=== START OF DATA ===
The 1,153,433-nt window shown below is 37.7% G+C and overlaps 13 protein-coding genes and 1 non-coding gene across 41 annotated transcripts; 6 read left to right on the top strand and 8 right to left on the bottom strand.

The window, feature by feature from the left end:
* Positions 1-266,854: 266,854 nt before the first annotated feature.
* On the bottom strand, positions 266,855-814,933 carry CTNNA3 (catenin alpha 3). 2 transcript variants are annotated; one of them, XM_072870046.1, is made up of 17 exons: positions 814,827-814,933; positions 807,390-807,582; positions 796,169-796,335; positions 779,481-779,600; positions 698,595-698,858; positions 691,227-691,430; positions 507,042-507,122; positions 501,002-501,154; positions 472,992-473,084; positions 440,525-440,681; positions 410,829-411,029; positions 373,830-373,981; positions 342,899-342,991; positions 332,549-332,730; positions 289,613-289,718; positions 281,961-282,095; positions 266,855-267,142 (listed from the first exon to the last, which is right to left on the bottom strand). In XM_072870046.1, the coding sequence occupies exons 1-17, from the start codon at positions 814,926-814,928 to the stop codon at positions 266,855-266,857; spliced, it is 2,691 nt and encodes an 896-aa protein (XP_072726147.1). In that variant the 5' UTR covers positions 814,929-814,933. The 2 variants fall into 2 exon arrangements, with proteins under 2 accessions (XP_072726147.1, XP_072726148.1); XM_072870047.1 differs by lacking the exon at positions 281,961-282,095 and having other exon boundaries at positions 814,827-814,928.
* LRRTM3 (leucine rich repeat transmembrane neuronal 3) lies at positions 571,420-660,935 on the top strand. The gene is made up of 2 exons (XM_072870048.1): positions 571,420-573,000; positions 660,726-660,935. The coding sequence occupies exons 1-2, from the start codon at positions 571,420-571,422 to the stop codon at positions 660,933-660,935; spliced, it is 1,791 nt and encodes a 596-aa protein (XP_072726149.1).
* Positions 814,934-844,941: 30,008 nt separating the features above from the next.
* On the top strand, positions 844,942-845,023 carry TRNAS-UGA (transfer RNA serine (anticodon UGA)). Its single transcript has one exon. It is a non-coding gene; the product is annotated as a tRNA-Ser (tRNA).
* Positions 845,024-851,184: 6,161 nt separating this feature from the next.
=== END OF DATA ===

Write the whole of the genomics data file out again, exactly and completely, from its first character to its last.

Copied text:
The 1,153,433-nt window shown below is 37.7% G+C and overlaps 13 protein-coding genes and 1 non-coding gene across 41 annotated transcripts; 6 read left to right on the top strand and 8 right to left on the bottom strand.

The window, feature by feature from the left end:
* Positions 1-266,854: 266,854 nt before the first annotated feature.
* On the bottom strand, positions 266,855-814,933 carry CTNNA3 (catenin alpha 3). 2 transcript variants are annotated; one of them, XM_072870046.1, is made up of 17 exons: positions 814,827-814,933; positions 807,390-807,582; positions 796,169-796,335; positions 779,481-779,600; positions 698,595-698,858; positions 691,227-691,430; positions 507,042-507,122; positions 501,002-501,154; positions 472,992-473,084; positions 440,525-440,681; positions 410,829-411,029; positions 373,830-373,981; positions 342,899-342,991; positions 332,549-332,730; positions 289,613-289,718; positions 281,961-282,095; positions 266,855-267,142 (listed from the first exon to the last, which is right to left on the bottom strand). In XM_072870046.1, the coding sequence occupies exons 1-17, from the start codon at positions 814,926-814,928 to the stop codon at positions 266,855-266,857; spliced, it is 2,691 nt and encodes an 896-aa protein (XP_072726147.1). In that variant the 5' UTR covers positions 814,929-814,933. The 2 variants fall into 2 exon arrangements, with proteins under 2 accessions (XP_072726147.1, XP_072726148.1); XM_072870047.1 differs by lacking the exon at positions 281,961-282,095 and having other exon boundaries at positions 814,827-814,928.
* LRRTM3 (leucine rich repeat transmembrane neuronal 3) lies at positions 571,420-660,935 on the top strand. The gene is made up of 2 exons (XM_072870048.1): positions 571,420-573,000; positions 660,726-660,935. The coding sequence occupies exons 1-2, from the start codon at positions 571,420-571,422 to the stop codon at positions 660,933-660,935; spliced, it is 1,791 nt and encodes a 596-aa protein (XP_072726149.1).
* Positions 814,934-844,941: 30,008 nt separating the features above from the next.
* On the top strand, positions 844,942-845,023 carry TRNAS-UGA (transfer RNA serine (anticodon UGA)). Its single transcript has one exon. It is a non-coding gene; the product is annotated as a tRNA-Ser (tRNA).
* Positions 845,024-851,184: 6,161 nt separating this feature from the next.